Health officials permit Europeans eat raw eggs

European health officials end a three-day review Wednesday of the continent's readiness to contain a possible flu pandemic, as tests confirmed the deadly strain of bird flu had reached Croatia. World Health Organization and EU experts have been meeting in Copenhagen since Monday to analyze the threat of the bird flu virus mutating into a type that can be spread easily between humans.

At the start of the meeting, experts said Europe was better prepared to contain outbreaks of bird flu than Asia because of better resources and communication between countries.

The EU Commission announced Wednesday that the deadly H5N1 strain of the virus, which has killed more than 60 people in Asia, was found in dead swans in Croatia. It was detected earlier in birds in Romania, Russia and Turkey, raising fears it could spread to the rest of Europe.

On Tuesday, the EU said it would ban the importation of exotic birds and impose stricter rules on the private ownership of parrots and other pet birds. Last weekend, a parrot imported from Suriname died in quarantine in Britain after contracting the H5N1 strain. It was believed to have been infected by other birds in quarantine.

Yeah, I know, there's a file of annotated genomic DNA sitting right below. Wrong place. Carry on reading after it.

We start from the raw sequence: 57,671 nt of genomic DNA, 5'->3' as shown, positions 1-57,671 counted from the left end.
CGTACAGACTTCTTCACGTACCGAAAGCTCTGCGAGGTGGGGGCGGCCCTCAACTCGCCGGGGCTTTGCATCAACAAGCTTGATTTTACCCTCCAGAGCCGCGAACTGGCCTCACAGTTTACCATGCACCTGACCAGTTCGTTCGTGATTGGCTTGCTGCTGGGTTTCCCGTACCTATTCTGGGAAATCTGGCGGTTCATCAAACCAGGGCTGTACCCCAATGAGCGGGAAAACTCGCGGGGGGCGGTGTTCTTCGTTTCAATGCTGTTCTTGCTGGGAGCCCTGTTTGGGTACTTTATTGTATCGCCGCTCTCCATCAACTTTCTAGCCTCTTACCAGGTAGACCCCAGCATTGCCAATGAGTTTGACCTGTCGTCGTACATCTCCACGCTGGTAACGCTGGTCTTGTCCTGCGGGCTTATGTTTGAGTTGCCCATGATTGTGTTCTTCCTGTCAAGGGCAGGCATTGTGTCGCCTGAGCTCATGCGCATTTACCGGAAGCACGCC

German authorities on Wednesday ordered that all poultry be given only tap water to drink in addition to being kept indoors in efforts to prevent their coming into contact with infected migratory wild birds.

Officials said preliminary tests on wild geese found dead there had come back positive for bird flu, though they had died of poisoning, and further tests were being carried out to see if they carried H5N1.

Slovenia, Hungary and France were also testing birds found dead for signs of bird flu, underscoring the sensitivity of the issue even though officials have urged Europeans not to panic.

The European Commission assured people Wednesday that eating eggs would not put them at risk of contracting bird flu, the AP says.

"We don't think there is a risk of avian flu from the consumption of eggs whether raw or cooked," the commission's public health spokesman, Philip Tod, said.

The virus is hard for humans to contract, and most of the 62 people in Asia who have died from the disease since 2003 were poultry farmers directly infected by sick birds.


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